‘Same-sex marriage has been legal in South Africa since the Civil Union Act came into force on 30 November 2006. The decision of the Constitutional Court in the case of Minister of Home Affairs v Fourie on 1 December 2005 extended the common-law definition of marriage to include same-sex spouses—as the Constitution of South Africa guarantees equal protection before the law to all citizens regardless of sexual orientation—and gave Parliament one year to rectify the inequality in the marriage statutes. On 14 November 2006, the National Assembly passed a law allowing same-sex couples to legally marry 230 to 41, which was subsequently approved by the National Council of Provinces on 28 November in a 36 to 11 vote, and the law came into effect two days later.
South Africa was the fifth country, the first (and only, as of February 2017) in Africa, the first in the southern hemisphere, the first republic, and the second outside Europe to legalise same-sex marriage.’ Recently read this on Wikipedia.
Now let us unpack this policy, giving it meaning by including the human factor, because in paper it sounds perfect but in actual reality it is quite tricky. Firstly, well done to our democracy for recognising the rights of the minority because compared to other African countries, we are well ahead. The South African policies are so good that it makes implementation hard. Are we perhaps, as South Africans, jumping so high that we even forget the cultural barriers that continue to exist amongst our communities? Or is it because our policies are so ambitious, they are a tough act to follow? Well, it all rests in the following principles; understanding, acceptance, respect and equality.
I often wonder what happens after a policy or right has been passed in governmental departments in South Africa, i.e. Home affairs, Housing, DOE. Does government conduct workshops, or training in any form to orientate officials in new policies? I wonder because some of the stories I have come across prove this idea to be otherwise; for example there is a gay couple in Knysna who are currently struggling to get officials to marry them. The excuses they receive from government personnel is that performing such an act goes against their principles. This is quite shocking, as this is unprofessional let alone discriminative. The couple is even considering paying an official other than government to marry them. This is sad as this service is performed free of charge by Home Affairs. Please take note Knysna is a small town situated in Western Cape where I gather same sex marriages do not take place often.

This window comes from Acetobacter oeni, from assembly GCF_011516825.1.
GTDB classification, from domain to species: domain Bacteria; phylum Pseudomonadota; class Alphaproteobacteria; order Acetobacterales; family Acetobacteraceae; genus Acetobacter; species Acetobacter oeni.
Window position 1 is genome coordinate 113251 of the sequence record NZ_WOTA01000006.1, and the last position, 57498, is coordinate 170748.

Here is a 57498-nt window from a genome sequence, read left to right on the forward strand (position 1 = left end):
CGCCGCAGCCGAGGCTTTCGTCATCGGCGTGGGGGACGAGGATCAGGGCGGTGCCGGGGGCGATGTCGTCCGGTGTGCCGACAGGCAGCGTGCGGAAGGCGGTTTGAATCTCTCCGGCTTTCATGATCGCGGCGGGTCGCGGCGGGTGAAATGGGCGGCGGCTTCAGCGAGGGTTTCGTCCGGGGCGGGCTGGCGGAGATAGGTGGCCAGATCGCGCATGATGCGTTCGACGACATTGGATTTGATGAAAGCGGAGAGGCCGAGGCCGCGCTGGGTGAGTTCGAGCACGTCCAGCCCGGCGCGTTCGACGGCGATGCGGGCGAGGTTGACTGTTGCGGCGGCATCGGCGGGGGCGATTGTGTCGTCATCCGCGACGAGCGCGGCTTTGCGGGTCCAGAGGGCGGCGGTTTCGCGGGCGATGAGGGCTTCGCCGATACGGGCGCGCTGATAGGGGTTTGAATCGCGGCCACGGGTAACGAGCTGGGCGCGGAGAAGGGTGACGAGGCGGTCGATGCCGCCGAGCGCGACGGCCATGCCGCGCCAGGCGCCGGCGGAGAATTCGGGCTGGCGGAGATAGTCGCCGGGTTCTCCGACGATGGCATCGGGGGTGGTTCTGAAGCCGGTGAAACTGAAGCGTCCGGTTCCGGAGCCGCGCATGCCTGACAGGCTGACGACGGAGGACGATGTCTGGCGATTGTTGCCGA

Fortunately I am in a position to comment on this as I recently tied the knot to the love of my life. I must say at first anxiety took over both me and my partner the day we went to select a date for our union. We went to Cape Town Home Affairs where we expected to be judged, looked upon in a discriminatory manner – we even feared rejection. We expected this because of what happened to one of my oldest friends Andiswa, who tied the knot last year. Apparently her experience was the worst ever at the Nyanga Home Affairs in Western Cape. She and her partner were mocked, ridiculed and discriminated against to such an extent that her most memorable day turned into a nightmare. Fortunately due to their devotion, love and understanding of each other they endured all of that simply because they wanted to become one.
Things proved to be quite the opposite for us, as the government personnel were warm, caring and very supportive. There was just one minor detail that I noticed whilst completing the marriage application form – it contained the words husband and wife. This points back to implementation, but I didn’t let that pass without making my mark. I scratched out the word husband, in inverted commas I wrote in ‘WIFE’.
The other thorn that we experienced was that we both knew we could not inform our families because we know that their acceptance is limited. I recall my aunt at one stage politely informing me not to invite her should I ever decide to get married, and she boldly said, “No white wedding please”, as that would have embarrassed my family in the community. The very same reason we as same sex couples decide to marry is often the fact that our families never recognise our partners: they disrespect them and override any decisions we make regarding them. I have seen some of my friends at their partner’s funerals standing at the back instead of sitting in front with the family. They are not given any recognition at all, never mind the fact that they shared their lives with the deceased. Today, I am glad that my partner will never have to go through that the day I die and I thank God for making that possible. Pretty ironic that I thank the same God that we are told does not approve of same sex marriages by the church.
There other minor thorn we came across during the ceremony was when we were asked to choose who is partner A and partner B. I volunteered to be partner A simply because I’m older than my partner. The officer explained that in any household there needs to be a head of the house, but this bothered us because we both identify ourselves as head of households.
Clearly advocacy and education needs to take place as a lot of ignorance has been demonstrated in these government offices, in our communities, in our families and most importantly in our churches. Advocacy also begins with us as LGBTI community. When one plants a tree, you do not start in the middle but with the seeds in the soil or ground. Culture is not inherited but it is taught therefore it can be adjusted should need be.
Written by Nandipha Tshabane
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